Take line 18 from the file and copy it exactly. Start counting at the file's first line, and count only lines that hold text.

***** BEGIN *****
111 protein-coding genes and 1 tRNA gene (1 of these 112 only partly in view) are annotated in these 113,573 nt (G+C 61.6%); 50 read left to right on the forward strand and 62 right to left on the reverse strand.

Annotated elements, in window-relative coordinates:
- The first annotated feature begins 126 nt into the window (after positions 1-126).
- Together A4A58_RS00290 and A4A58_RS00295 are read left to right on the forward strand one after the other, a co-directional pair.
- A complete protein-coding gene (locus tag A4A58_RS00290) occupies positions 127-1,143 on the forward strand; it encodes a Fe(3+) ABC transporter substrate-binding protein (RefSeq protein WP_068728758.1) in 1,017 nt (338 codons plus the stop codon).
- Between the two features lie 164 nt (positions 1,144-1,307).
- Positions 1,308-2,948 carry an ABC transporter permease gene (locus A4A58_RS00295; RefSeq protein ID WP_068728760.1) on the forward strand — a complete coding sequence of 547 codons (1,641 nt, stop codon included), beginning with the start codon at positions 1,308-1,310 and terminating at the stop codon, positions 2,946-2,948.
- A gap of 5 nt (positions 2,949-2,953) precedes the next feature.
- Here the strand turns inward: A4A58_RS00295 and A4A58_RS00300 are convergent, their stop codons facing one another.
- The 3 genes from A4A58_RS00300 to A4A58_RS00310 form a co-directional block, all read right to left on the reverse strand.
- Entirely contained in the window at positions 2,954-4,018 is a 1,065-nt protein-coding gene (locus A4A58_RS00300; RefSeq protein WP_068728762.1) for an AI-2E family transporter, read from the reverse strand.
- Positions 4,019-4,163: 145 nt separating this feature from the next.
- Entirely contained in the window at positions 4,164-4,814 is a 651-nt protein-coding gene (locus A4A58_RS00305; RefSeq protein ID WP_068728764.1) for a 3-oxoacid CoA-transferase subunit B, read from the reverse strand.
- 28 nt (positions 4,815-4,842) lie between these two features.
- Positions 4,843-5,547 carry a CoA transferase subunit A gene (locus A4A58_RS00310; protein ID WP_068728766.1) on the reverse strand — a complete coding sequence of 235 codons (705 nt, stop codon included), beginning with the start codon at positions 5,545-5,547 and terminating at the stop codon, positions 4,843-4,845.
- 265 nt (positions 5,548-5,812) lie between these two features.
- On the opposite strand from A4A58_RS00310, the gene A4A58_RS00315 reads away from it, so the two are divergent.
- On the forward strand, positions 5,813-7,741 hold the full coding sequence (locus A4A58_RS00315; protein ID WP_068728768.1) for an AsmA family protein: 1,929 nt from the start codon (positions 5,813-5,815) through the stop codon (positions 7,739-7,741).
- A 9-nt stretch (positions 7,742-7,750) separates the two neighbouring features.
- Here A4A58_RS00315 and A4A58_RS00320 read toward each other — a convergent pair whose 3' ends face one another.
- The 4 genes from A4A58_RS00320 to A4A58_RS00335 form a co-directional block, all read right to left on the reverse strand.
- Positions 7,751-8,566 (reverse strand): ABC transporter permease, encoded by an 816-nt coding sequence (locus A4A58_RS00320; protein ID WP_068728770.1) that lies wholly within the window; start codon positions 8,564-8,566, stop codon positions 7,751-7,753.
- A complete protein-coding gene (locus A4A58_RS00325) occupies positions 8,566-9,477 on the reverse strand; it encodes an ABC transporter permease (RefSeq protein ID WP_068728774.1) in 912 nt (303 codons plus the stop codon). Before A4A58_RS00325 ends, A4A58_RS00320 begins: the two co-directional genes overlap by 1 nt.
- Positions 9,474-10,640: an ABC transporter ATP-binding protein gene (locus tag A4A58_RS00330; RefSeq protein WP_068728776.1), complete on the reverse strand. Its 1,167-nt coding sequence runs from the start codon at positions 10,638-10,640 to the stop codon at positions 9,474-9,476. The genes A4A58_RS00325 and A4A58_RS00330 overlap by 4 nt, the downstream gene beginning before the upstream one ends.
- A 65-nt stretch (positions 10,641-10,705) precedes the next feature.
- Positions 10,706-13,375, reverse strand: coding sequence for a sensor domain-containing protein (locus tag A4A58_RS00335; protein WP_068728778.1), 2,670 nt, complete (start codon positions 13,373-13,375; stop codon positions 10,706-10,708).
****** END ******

- On the forward strand, positions 5,813-7,741 hold the full coding sequence (locus A4A58_RS00315; protein ID WP_068728768.1) for an AsmA family protein: 1,929 nt from the start codon (positions 5,813-5,815) through the stop codon (positions 7,739-7,741).